Lists

Ten iPod-worthy original TV theme songs

Page 2 of 3

10. "Yahoos and Triangles," King of the Hill The Refreshments named this song because in it, they play a triangle and yell "yahoo" a lot. Seriously. I'm not sure you need anything more than that, but I'm going to give it to you anyway: It's Southwestern grunge that makes you want to pull on your boots, pop open a beer, and say something purposefully ironic in a slow drawl. Plus the song was built off a tune that the band would play at soundchecks. That there is ten pounds of awesome in a five-pound bag.

9. "WKRP in Cincinnati," WKRP in Cincinnati Not just the soft-rock, Eagles-on-benzos intro song -- even though that rocks in its own sort of charmingly expositional TV way. But also for the complete joke that is the closing credits -- a hard-rocking nonsense song that was admittedly tossed in just to screw with people. Baby, if you've ever wondered why this show is still one of the biggest hits in syndication history? It begins and ends with the music -- with a lot of absurdist funny there filling out the middle.

8. "Big Bang Theory," The Big Bang Theory The Barenaked Ladies wrote and performed the theme song for this show, which tells the story of the development of the universe through lines like "they froze their asses off" and "see ya, wouldn't want to be ya," neither of which were found in my textbook in BIO002: College Sciences for English Majors Who Couldn't Care Less.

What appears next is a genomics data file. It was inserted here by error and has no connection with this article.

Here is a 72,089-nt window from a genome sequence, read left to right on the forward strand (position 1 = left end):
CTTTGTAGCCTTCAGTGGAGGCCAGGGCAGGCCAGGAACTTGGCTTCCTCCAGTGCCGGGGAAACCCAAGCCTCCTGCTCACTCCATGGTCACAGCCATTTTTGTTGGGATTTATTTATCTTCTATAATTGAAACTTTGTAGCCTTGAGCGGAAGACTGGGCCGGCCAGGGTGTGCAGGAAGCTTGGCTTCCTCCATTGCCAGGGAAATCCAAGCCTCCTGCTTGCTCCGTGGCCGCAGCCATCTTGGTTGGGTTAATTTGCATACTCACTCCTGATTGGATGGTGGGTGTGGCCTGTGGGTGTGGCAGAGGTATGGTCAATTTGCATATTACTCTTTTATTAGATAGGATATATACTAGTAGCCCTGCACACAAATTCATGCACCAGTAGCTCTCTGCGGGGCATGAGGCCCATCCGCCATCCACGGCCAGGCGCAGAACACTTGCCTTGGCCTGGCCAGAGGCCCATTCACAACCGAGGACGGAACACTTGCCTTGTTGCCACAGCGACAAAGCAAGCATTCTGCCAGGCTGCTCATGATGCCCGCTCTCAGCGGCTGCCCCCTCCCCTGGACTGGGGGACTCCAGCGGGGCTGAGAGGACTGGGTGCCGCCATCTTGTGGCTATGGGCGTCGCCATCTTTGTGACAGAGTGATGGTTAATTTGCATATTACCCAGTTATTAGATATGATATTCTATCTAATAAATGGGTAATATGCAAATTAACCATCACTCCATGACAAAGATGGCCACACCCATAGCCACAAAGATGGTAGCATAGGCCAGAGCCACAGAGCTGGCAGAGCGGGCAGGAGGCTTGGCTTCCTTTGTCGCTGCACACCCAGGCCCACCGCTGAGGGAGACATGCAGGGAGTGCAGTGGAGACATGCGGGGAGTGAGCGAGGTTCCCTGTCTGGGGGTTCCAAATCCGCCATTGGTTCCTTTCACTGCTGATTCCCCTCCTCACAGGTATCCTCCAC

7. "Where Everybody Knows Your Name," Cheers Okay, so it's sappy. But that's sort of the point of the song: Sometimes you need sappy. This is a great song for when you're down, when you feel beat, when you wish you had a strange little basement-level Boston bar of your own. In other words, it's the perfect song for when you feel like it's a dog-eat-dog world out there, and you're wearing milk-bone underwear.

KEEP WESTWORD FREE... Since we started Westword, it has been defined as the free, independent voice of Denver, and we'd like to keep it that way. With local media under siege, it's more important than ever for us to rally support behind funding our local journalism. You can help by participating in our "I Support" program, allowing us to keep offering readers access to our incisive coverage of local news, food and culture with no paywalls.
Teague Bohlen is a writer, novelist and professor at the University of Colorado Denver. His first novel, The Pull of the Earth, won the Colorado Book Award for Literary Fiction in 2007; his textbook The Snarktastic Guide to College Success came out in 2014. His new collection of flash fiction, Flatland, is available now.
Contact: Teague Bohlen